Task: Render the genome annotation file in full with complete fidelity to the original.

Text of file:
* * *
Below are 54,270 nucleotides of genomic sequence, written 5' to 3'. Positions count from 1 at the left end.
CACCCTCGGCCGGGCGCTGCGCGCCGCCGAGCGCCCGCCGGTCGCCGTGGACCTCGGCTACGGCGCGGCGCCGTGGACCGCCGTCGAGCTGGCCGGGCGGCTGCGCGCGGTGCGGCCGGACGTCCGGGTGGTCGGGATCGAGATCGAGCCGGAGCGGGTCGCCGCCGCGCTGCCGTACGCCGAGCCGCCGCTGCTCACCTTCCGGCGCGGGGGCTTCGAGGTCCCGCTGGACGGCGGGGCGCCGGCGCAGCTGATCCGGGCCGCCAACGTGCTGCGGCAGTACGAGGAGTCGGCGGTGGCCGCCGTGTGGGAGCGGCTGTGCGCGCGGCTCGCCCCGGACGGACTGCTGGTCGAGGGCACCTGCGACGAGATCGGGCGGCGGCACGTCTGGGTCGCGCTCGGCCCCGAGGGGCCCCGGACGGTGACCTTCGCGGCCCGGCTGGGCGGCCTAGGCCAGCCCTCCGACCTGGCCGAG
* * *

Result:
Below are 54,270 nucleotides of genomic sequence, written 5' to 3'. Positions count from 1 at the left end.
CACCCTCGGCCGGGCGCTGCGCGCCGCCGAGCGCCCGCCGGTCGCCGTGGACCTCGGCTACGGCGCGGCGCCGTGGACCGCCGTCGAGCTGGCCGGGCGGCTGCGCGCGGTGCGGCCGGACGTCCGGGTGGTCGGGATCGAGATCGAGCCGGAGCGGGTCGCCGCCGCGCTGCCGTACGCCGAGCCGCCGCTGCTCACCTTCCGGCGCGGGGGCTTCGAGGTCCCGCTGGACGGCGGGGCGCCGGCGCAGCTGATCCGGGCCGCCAACGTGCTGCGGCAGTACGAGGAGTCGGCGGTGGCCGCCGTGTGGGAGCGGCTGTGCGCGCGGCTCGCCCCGGACGGACTGCTGGTCGAGGGCACCTGCGACGAGATCGGGCGGCGGCACGTCTGGGTCGCGCTCGGCCCCGAGGGGCCCCGGACGGTGACCTTCGCGGCCCGGCTGGGCGGCCTAGGCCAGCCCTCCGACCTGGCCGAG